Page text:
“After we adopted, I felt a lot of God’s grace, especially when I received Communion,” Mrs. Fiorito said. “I was always thankful before, but this was just an overwhelming sense of gratitude.”
Mrs. Fiorito is the data base manager for the archdiocese’s Safe Environment Office and the executive assistant to the director of the Family Life/Respect Life Office.
“Being a parent has helped me realize and reaffirm that God’s love is consistent, which was always a struggle for me before,” she said.
God’s unfailing love, she said, has come to the fore through their boy. “Just like we get up every morning and throughout the night, and we consistently feed and change and diaper him, and we do it with joy, that’s the kind of love God has for us when he’s consistently giving us gifts and taking care of us. And it’s from the joy and desire of his heart, not because he has an obligation to do so.”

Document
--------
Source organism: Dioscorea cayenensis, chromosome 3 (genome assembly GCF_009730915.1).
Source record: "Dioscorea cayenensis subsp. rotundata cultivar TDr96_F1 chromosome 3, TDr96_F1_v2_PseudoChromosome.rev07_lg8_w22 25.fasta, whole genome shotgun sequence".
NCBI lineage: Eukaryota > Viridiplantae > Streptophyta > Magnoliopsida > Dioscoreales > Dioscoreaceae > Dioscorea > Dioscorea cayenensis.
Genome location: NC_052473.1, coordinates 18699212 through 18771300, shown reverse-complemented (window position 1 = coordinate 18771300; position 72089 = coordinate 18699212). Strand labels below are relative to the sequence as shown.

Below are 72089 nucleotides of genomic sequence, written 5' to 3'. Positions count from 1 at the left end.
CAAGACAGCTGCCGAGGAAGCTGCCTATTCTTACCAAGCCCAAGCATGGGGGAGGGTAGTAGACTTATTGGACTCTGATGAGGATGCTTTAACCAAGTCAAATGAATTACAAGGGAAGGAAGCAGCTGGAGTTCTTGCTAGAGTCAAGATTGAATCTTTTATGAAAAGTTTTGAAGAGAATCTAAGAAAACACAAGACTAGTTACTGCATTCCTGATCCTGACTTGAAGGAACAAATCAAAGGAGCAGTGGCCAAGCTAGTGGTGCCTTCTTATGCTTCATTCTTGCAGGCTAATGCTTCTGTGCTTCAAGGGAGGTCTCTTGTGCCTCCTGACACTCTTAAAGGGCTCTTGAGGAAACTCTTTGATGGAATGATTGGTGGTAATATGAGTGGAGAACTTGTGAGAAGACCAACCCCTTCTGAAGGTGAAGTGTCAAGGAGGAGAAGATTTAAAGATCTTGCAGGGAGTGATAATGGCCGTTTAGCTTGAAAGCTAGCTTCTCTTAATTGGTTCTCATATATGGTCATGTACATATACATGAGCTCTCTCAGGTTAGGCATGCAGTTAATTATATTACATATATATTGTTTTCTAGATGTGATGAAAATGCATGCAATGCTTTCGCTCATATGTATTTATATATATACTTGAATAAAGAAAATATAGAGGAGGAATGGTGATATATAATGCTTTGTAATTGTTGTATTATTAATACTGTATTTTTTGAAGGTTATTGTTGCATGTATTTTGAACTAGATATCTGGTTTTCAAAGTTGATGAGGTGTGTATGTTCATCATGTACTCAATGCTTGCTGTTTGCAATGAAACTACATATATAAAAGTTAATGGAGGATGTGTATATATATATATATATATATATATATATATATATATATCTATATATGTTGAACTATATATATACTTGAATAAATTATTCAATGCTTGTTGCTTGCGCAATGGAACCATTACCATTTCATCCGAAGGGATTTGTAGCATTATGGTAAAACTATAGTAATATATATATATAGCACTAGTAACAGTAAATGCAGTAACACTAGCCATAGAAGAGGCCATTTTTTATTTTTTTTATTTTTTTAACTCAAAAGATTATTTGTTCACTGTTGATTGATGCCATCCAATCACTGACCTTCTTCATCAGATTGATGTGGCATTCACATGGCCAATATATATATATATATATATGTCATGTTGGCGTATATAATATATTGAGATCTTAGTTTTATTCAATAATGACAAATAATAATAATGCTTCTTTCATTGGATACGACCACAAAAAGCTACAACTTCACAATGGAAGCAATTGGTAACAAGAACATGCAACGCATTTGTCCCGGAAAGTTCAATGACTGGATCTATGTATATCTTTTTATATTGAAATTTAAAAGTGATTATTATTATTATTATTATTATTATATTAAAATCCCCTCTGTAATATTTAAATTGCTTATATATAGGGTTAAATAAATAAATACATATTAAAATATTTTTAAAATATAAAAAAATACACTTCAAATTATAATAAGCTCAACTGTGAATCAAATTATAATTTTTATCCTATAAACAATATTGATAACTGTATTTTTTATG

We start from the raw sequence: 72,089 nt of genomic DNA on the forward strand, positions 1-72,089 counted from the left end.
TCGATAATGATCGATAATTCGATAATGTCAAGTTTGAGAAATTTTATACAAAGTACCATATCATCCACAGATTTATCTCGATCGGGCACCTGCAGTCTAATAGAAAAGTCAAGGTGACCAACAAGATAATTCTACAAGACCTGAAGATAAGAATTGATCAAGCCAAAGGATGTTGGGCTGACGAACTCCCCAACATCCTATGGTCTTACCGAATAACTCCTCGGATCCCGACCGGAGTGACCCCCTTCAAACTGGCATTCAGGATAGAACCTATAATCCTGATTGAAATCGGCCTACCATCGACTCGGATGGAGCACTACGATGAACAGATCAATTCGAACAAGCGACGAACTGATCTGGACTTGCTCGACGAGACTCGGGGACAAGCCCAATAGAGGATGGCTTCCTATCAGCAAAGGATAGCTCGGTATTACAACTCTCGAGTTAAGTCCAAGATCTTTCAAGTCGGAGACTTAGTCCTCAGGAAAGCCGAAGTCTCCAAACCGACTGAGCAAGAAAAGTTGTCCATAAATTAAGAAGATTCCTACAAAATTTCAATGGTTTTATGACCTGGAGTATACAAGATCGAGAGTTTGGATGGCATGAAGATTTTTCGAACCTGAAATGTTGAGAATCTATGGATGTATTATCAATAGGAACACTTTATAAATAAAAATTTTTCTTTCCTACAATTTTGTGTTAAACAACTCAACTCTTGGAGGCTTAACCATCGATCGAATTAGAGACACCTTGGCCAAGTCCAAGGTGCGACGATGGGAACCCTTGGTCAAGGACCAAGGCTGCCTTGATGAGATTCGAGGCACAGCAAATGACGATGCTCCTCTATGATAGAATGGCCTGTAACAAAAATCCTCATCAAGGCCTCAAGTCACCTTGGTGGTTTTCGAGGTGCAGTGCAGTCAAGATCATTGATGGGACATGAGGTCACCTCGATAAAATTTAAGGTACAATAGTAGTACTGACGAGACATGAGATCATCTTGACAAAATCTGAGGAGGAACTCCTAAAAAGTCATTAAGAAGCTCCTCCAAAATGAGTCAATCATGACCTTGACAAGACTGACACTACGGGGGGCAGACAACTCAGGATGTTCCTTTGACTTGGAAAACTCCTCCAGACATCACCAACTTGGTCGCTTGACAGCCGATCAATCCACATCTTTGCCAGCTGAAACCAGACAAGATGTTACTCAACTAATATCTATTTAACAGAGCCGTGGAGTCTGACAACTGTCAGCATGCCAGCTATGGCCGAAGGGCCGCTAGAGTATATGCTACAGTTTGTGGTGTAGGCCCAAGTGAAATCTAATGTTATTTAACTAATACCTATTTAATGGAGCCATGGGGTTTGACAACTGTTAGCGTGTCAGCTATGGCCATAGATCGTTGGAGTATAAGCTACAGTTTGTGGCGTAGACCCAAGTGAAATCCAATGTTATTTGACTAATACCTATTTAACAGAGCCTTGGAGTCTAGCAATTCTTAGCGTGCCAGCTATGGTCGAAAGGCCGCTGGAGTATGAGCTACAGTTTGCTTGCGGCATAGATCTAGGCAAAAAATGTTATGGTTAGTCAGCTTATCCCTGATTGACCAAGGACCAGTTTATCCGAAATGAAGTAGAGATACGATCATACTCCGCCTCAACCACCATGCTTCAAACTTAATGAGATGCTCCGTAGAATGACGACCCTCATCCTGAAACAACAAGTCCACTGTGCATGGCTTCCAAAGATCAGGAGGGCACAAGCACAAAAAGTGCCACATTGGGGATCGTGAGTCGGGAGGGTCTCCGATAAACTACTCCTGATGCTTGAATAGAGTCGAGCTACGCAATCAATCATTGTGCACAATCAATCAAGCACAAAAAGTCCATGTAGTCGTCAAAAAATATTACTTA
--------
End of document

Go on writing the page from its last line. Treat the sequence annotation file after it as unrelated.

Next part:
Father Jordan J. Kelly, O.P., pastor of St. Catherine of Siena parish, was principal celebrant and homilist of the Mass. The Dominican priest also serves as acting director of the Dominican Friars Health Care Ministry of New York.
Pointing out the proximity of the St. Gianna Mass to Pentecost Sunday, which was May 19, Father Kelly cited the desire of many in the congregation to “bear fruit.”
“We come together in thanksgiving, for those who have come and prayed, prayers have been answered … also in intercession, to pray for those who have found that the most natural thing can be most difficult. And we come together to pray that the Spirit’s gift may sustain all as they walk upon this path of life.”
“The fruit of your unity is not simply the offspring that you bear,” continued Father Kelly, but also “the light you are to others who walk the same path that you do.”
Petition cards placed in pews invited congregants to inscribe personal prayer intentions.
After Mass, time was allotted for the veneration of relics of St. Gianna.
At a reception that followed, Dr. Anne Nolte of the Gianna Catholic Healthcare Center for Women in New York; Virginia Corbett, coordinator of Natural Family Planning for the archdiocese, and additional Creighton fertility care practitioners, were available to speak with attendees.